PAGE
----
Some of country's $200bn 2022 World Cup investment will go into private sector says Mall of Qatar executive
Qatar has the potential to rival Dubai as a destination shopping hub, according to one of the executives spearheading the $820m Mall of Qatar project.
Mall of Qatar deputy managing director Shem Krey said while Doha had some way to go before it surpassed Dubai, which had faster population growth, it was currently under-supplied for regional, large-scale malls and therefore had enormous growth potential.
However he said he wanted Qatar to challenge Dubai’s reign as the leading shopping hub in the region.
"A number of features are going on in the entire country right now, which will make it a much greater destination," he told Arabian Business at the Cityscape Global property exhibition in Dubai.
"The $200bn which is going to be spent over the next 10 years [to stage the 2022 World Cup]... people think that's all going into roads and infrastructure. It's not, a good share of that is going into private investment and enhancing the destination of the whole country.
"Companies are building resorts and more hotels and of course what's happening with the museum authority is really exciting now."
The 400,000 square metre mall will comprise 400 shops, including 50 luxury brands and four department stores, as well as a fashion-themed hotel.
Located next to one of the seven planned 2022 World Cup stadiums and within the Al Rayyan Gate master planned community, it will cost $820m to build, with Krey expecting shops to invest a further QR1bn ($274.63m) in fit outs.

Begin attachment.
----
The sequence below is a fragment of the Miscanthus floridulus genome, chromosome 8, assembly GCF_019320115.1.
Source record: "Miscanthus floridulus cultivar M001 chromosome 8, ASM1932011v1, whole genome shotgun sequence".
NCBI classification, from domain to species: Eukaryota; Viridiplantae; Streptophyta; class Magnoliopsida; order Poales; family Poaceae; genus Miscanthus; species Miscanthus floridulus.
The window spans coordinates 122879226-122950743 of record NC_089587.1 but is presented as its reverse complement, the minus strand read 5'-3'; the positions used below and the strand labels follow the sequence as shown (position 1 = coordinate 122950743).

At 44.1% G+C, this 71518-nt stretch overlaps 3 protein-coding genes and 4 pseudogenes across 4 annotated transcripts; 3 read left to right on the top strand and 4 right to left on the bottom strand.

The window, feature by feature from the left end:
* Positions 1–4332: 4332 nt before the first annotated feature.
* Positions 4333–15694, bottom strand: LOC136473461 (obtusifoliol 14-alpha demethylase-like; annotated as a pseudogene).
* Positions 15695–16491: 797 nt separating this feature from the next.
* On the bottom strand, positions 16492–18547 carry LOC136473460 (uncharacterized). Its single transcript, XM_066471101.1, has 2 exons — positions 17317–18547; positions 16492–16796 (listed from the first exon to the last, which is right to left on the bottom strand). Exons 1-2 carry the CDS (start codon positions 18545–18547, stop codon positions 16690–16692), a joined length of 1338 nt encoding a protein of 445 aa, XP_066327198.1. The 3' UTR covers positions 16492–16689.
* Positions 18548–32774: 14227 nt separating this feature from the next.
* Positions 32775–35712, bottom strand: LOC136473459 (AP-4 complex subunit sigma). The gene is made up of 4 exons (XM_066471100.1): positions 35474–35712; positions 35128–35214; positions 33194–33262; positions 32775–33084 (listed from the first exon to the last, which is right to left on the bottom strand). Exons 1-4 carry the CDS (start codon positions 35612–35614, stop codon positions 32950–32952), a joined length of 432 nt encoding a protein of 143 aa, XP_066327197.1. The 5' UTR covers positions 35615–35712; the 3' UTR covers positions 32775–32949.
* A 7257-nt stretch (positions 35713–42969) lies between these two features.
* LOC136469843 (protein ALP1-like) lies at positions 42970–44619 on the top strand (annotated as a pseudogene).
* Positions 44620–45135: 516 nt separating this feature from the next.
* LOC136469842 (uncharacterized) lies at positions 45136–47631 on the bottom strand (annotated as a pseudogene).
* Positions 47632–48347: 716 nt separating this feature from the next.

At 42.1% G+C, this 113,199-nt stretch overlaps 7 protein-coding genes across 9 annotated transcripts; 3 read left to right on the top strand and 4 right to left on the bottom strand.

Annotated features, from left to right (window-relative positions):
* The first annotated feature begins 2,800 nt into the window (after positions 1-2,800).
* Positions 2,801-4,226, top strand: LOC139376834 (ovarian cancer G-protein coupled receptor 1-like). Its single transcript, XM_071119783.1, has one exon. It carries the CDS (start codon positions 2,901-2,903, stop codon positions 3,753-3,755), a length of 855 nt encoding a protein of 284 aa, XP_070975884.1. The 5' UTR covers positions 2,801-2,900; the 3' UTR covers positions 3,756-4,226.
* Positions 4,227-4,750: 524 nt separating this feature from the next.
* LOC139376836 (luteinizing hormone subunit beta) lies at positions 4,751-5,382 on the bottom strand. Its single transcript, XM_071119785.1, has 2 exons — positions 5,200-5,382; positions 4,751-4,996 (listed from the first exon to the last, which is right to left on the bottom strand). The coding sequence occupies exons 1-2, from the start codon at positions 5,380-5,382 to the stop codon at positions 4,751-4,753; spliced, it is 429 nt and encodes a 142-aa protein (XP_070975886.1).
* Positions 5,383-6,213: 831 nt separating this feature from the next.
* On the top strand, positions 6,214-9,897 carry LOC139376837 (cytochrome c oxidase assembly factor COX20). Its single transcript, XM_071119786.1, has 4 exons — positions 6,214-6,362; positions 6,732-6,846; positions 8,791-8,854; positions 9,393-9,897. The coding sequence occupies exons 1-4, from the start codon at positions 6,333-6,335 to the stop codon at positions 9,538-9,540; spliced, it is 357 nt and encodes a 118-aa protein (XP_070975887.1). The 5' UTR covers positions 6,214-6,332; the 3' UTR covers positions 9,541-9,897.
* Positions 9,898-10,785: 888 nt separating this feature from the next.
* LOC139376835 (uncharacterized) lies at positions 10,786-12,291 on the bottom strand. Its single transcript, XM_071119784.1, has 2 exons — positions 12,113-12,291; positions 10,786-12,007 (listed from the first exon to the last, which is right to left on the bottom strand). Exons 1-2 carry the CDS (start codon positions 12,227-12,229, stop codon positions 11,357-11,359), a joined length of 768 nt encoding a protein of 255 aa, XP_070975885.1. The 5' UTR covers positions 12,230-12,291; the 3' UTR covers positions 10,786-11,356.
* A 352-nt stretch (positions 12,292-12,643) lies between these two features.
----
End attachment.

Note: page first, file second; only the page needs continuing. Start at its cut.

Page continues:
Krey said it was about 30 percent into construction with completion pegged for September 2015.
At Cityscape to pursue the holding companies which controlled major retail brands in the Gulf, Krey said the fashion-themed hotel was also a key feature.
The 260-room, five-star hotel, which is expected to open six months after the mall is finished, will be managed by a yet to be announced hotel operator. Elements would also be designed by fashion designers, with further details to be revealed in about six months, Krey said.
He said it was part of tapping into Qatar's thirst for fashion.
The Qatar royal family and other Qatari-based interests have been behind the unprecedented buy-up of global fashion brands.
"The idea is to create events and planning that works both with the hotel and the fashion shops to promote the brands and also have the venue for places where people can stay overnight and enjoy events, fashion shows and other special conferences," he said.
Krey said since launching the mall in May there had been "an excessive amount of excitement" with offers and negotiations ongoing for more than 50 percent of the retail space.
"Those offers will be finalised and we'll be able to announce those major tenants by the end of this year already," he said.
He said as well as the five spaces for department stores of 5000sqm or more, there was also a 10,000sqm hypermarket space and 8,000sqm family entertainment centre.
While declining to give names, he confirmed some of the key tenants would be international brands new to the region.